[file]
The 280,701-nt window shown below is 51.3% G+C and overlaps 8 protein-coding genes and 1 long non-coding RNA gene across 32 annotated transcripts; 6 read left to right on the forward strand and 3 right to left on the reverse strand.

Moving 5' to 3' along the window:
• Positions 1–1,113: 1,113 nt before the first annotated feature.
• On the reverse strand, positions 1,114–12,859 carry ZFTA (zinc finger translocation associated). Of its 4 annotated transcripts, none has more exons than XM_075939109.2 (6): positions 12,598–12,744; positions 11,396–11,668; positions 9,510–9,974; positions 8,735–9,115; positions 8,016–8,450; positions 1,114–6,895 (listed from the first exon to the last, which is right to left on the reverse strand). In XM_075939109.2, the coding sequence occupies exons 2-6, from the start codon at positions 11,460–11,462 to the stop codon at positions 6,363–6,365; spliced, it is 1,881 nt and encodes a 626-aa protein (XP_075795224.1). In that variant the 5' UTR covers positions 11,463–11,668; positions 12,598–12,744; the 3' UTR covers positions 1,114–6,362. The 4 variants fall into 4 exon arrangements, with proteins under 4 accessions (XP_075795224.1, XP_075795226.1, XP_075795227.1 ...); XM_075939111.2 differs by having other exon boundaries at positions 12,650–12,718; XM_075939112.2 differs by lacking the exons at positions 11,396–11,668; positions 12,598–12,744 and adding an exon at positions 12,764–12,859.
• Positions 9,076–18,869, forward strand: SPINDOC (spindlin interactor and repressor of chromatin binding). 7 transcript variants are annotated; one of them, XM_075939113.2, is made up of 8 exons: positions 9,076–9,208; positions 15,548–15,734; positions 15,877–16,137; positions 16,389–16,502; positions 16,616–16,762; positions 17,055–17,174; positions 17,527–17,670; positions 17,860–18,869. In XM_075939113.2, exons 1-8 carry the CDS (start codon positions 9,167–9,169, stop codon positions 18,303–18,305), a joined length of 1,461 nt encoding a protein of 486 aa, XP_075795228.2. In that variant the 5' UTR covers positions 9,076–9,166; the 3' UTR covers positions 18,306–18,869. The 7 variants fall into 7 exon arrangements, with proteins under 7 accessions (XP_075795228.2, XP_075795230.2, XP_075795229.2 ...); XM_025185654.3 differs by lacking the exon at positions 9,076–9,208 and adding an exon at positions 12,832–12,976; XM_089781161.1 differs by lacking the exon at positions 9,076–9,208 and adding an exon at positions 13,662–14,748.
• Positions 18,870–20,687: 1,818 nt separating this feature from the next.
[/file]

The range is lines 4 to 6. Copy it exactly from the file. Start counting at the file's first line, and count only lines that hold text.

• On the reverse strand, positions 1,114–12,859 carry ZFTA (zinc finger translocation associated). Of its 4 annotated transcripts, none has more exons than XM_075939109.2 (6): positions 12,598–12,744; positions 11,396–11,668; positions 9,510–9,974; positions 8,735–9,115; positions 8,016–8,450; positions 1,114–6,895 (listed from the first exon to the last, which is right to left on the reverse strand). In XM_075939109.2, the coding sequence occupies exons 2-6, from the start codon at positions 11,460–11,462 to the stop codon at positions 6,363–6,365; spliced, it is 1,881 nt and encodes a 626-aa protein (XP_075795224.1). In that variant the 5' UTR covers positions 11,463–11,668; positions 12,598–12,744; the 3' UTR covers positions 1,114–6,362. The 4 variants fall into 4 exon arrangements, with proteins under 4 accessions (XP_075795224.1, XP_075795226.1, XP_075795227.1 ...); XM_075939111.2 differs by having other exon boundaries at positions 12,650–12,718; XM_075939112.2 differs by lacking the exons at positions 11,396–11,668; positions 12,598–12,744 and adding an exon at positions 12,764–12,859.
• Positions 9,076–18,869, forward strand: SPINDOC (spindlin interactor and repressor of chromatin binding). 7 transcript variants are annotated; one of them, XM_075939113.2, is made up of 8 exons: positions 9,076–9,208; positions 15,548–15,734; positions 15,877–16,137; positions 16,389–16,502; positions 16,616–16,762; positions 17,055–17,174; positions 17,527–17,670; positions 17,860–18,869. In XM_075939113.2, exons 1-8 carry the CDS (start codon positions 9,167–9,169, stop codon positions 18,303–18,305), a joined length of 1,461 nt encoding a protein of 486 aa, XP_075795228.2. In that variant the 5' UTR covers positions 9,076–9,166; the 3' UTR covers positions 18,306–18,869. The 7 variants fall into 7 exon arrangements, with proteins under 7 accessions (XP_075795228.2, XP_075795230.2, XP_075795229.2 ...); XM_025185654.3 differs by lacking the exon at positions 9,076–9,208 and adding an exon at positions 12,832–12,976; XM_089781161.1 differs by lacking the exon at positions 9,076–9,208 and adding an exon at positions 13,662–14,748.
• Positions 18,870–20,687: 1,818 nt separating this feature from the next.